The non-state solution

For years Israel and the Palestinians have been in negotiations towards a two-state solution; two new books look at where the negotiations are going and whether the idea is still feasible.

September 4, 2014 13:09
3 minute read.
One land, two states book

One land, two states book. (photo credit: PR)

On July 29, 2013, US Secretary of State John Kerry, Israel’s Justice Minister Tzipi Livni and the Palestinian negotiator Saeb Erekat shook hands in Washington and began yet another round of peace talks.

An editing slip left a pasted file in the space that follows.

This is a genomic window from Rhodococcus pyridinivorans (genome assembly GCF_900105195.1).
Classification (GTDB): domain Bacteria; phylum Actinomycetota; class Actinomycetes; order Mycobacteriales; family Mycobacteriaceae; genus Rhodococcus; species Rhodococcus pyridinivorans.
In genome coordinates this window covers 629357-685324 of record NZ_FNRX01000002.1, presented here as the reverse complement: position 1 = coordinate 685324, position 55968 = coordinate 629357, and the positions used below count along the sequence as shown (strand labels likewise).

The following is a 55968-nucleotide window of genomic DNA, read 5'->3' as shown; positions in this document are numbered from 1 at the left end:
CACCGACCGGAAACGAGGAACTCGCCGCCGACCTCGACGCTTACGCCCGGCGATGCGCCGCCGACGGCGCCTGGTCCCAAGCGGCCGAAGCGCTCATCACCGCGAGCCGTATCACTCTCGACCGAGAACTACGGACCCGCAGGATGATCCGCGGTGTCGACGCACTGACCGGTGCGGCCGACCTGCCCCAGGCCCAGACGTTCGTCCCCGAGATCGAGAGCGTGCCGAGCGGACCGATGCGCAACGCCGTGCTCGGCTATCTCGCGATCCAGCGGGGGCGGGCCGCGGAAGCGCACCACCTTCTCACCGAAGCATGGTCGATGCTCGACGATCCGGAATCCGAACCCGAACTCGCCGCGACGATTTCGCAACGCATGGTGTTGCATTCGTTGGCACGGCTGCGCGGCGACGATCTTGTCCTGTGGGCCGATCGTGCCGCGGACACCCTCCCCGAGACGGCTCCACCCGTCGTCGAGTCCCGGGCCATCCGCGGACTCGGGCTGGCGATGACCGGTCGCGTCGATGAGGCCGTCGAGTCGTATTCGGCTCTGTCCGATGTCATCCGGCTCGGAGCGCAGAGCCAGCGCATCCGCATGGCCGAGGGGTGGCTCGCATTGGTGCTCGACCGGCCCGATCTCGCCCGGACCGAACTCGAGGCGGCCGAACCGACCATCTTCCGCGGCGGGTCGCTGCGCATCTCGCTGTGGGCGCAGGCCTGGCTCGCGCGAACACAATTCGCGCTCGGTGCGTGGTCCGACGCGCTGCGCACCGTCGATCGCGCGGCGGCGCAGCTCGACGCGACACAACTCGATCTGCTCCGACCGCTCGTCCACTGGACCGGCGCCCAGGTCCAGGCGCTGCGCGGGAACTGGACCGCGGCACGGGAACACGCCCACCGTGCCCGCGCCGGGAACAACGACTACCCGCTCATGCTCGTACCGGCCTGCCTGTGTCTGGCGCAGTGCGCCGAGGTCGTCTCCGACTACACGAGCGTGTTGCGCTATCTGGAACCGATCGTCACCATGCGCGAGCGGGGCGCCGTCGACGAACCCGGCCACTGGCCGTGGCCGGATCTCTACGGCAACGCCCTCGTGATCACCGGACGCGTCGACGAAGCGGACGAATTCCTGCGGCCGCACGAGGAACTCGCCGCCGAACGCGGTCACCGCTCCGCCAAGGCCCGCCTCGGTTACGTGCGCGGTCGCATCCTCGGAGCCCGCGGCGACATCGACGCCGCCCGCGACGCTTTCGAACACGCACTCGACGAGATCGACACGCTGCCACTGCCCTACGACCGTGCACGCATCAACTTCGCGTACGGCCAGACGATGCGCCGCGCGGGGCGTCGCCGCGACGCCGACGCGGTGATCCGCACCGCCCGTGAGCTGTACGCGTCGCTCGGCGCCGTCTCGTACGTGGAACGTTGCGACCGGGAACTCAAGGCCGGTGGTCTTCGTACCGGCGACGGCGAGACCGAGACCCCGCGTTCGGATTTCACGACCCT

Nine months later those seemed to have reached another point of non-committal. Neville Teller, looking back on it in his new book The Search for Détente, says, “I thought of titling the book... ‘Road to Nowhere.’” Why two more books on the subject of Israel-Palestinian negotiations? Neville Teller, a commentator for Eurasia Review, whose articles frequently appeared in The Jerusalem Post, sets out to look at the recent period of negotiations. Mark Levine, a history professor at the University of California; and Mathias Mossberg, a retired Swedish ambassador, in One Land, Two States, seek to bring together essays on a novel approach of a concept called “parallel states,” which envisions two states overlapping in some convoluted way between the Jordan River and the Mediterranean Ocean.


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